(CARLSBAD, CA) – Running, cycling, swimming, dancing, aerobics, pumping iron, playing tennis, rowing, kickboxing, and weightlifting. These are what most of us think of when it comes to exercise. But, what about stretching? Do you see stretching as an important factor in your physical fitness?
The Mayo Clinic lists stretching as one of the basic components of a well-rounded fitness routine. Because cardiovascular and strength-training exercises typically cause muscles to contract and flex, it’s vital to stretch those muscles as part of a balanced fitness regimen.
Stretching promotes better posture, improves the range of motion in your joints, and helps to reduce stress. Stretching increases blood circulation, maximizing the blood flow to your muscles. Regular stretching also makes it easier to perform everyday tasks, such as reaching up to grab a glass out of the cupboard or bending down to tie your shoelaces.
Jazzercise Founder and CEO Judi Sheppard Missett choreographs stretch sequences that are used in 32,000 group fitness classes taught weekly around the world. Missett offers these suggestions for safe and effective stretching.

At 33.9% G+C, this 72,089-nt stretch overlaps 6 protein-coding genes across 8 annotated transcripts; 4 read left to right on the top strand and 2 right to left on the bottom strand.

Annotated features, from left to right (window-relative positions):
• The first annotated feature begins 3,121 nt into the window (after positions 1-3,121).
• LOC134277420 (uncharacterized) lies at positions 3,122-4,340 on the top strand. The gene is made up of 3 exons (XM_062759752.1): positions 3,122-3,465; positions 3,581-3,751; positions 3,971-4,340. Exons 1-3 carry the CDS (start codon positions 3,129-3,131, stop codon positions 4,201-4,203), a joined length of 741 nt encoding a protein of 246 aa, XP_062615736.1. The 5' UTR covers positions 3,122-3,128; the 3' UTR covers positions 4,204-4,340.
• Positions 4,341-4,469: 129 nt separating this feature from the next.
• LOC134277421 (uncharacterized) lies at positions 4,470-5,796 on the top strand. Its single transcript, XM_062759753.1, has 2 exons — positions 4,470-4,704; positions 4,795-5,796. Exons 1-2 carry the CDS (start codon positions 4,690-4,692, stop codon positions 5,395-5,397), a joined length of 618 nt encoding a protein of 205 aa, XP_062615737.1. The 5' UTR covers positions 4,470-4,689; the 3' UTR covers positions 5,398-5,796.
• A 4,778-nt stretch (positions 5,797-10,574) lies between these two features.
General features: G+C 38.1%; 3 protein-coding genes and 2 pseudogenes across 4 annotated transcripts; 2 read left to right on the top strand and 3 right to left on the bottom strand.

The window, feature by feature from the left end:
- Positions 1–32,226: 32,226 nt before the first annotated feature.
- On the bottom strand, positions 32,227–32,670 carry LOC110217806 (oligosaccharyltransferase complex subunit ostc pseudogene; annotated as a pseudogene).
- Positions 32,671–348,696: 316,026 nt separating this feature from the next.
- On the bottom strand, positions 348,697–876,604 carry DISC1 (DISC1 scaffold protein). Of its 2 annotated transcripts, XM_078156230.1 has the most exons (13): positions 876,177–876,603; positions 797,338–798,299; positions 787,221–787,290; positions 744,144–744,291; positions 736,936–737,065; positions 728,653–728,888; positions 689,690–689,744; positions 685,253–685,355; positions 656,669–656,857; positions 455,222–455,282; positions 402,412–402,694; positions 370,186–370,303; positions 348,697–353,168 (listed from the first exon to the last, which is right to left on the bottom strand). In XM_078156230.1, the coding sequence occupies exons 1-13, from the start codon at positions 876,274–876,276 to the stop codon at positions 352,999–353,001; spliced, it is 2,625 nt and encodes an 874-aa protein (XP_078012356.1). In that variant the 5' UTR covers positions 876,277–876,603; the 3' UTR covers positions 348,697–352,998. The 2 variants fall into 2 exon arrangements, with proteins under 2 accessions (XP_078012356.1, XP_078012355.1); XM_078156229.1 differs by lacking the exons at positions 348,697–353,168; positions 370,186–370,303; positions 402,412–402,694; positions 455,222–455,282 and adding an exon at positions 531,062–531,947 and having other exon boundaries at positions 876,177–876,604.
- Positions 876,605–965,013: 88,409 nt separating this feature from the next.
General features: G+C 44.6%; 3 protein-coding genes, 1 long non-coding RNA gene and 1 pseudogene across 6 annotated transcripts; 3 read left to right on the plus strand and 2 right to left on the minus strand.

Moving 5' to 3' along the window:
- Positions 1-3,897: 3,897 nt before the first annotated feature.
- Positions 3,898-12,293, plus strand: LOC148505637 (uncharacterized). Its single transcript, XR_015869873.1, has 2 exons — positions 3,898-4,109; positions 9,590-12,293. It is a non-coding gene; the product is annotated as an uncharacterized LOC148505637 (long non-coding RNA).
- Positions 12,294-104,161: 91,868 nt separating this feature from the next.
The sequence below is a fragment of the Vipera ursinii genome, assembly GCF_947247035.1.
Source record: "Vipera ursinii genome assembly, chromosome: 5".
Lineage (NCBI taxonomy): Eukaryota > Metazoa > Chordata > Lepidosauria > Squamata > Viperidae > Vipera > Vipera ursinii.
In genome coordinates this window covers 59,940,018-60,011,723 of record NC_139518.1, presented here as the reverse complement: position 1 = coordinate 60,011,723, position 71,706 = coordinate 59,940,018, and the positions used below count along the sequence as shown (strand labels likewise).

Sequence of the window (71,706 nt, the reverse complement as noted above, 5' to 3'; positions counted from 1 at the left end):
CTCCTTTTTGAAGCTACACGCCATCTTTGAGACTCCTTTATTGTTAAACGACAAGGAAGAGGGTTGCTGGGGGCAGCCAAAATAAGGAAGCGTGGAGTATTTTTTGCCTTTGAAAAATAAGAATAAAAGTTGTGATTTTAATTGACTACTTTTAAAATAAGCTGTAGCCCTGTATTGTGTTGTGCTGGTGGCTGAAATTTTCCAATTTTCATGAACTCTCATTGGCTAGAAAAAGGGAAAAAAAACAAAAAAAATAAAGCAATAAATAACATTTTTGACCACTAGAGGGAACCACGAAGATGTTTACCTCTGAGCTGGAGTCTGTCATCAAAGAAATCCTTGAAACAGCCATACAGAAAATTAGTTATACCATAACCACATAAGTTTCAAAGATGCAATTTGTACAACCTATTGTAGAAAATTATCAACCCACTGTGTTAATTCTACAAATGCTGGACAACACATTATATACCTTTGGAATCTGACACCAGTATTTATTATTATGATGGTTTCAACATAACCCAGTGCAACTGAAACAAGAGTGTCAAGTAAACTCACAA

Warm Up – Stretching cold muscles can lead to injury. Start with low-intensity movements for approximately five minutes before performing your stretches. Save deep stretches for the end of your exercise routine, when your muscles are warm.
Focus on the Majors – Target major muscle groups. Stretch your glutes, quads, hamstrings, calves, lower back, and shoulders. Pay particular attention to any muscles that you regularly use in your daily work or leisure activities.
Hold Steady – When you engage in a stretch, hold a steady position and don’t bounce. Bouncing creates tears in your muscles that leave scar tissue, making you even less flexible.
Use Caution – Ease into your stretches slowly and take your time before going deeper. You should feel some tension with each stretch, but not excruciating pain. If your muscles are screaming for mercy, then you’ve gone too far.
Breathe – Many of us unconsciously hold our breath while stretching. This actually causes tension in the muscles, which is counterproductive to stretching. Focus on breathing slowly and deeply, allowing the blood flow and the oxygen to seep into your muscles.
Jazzercise, created by Judi Sheppard Missett, is the world's leading dance-fitness program with more than 7,800 instructors teaching 32,000 classes weekly in the U.S. and around the globe. Since 1969, millions of people of all ages and fitness levels have reaped the benefits of this comprehensive program, designed to enhance cardiovascular endurance, strength, and flexibility. For more information on Jazzercise go to jazzercise.com or call (800)FIT-IS-IT or (760)476-1750.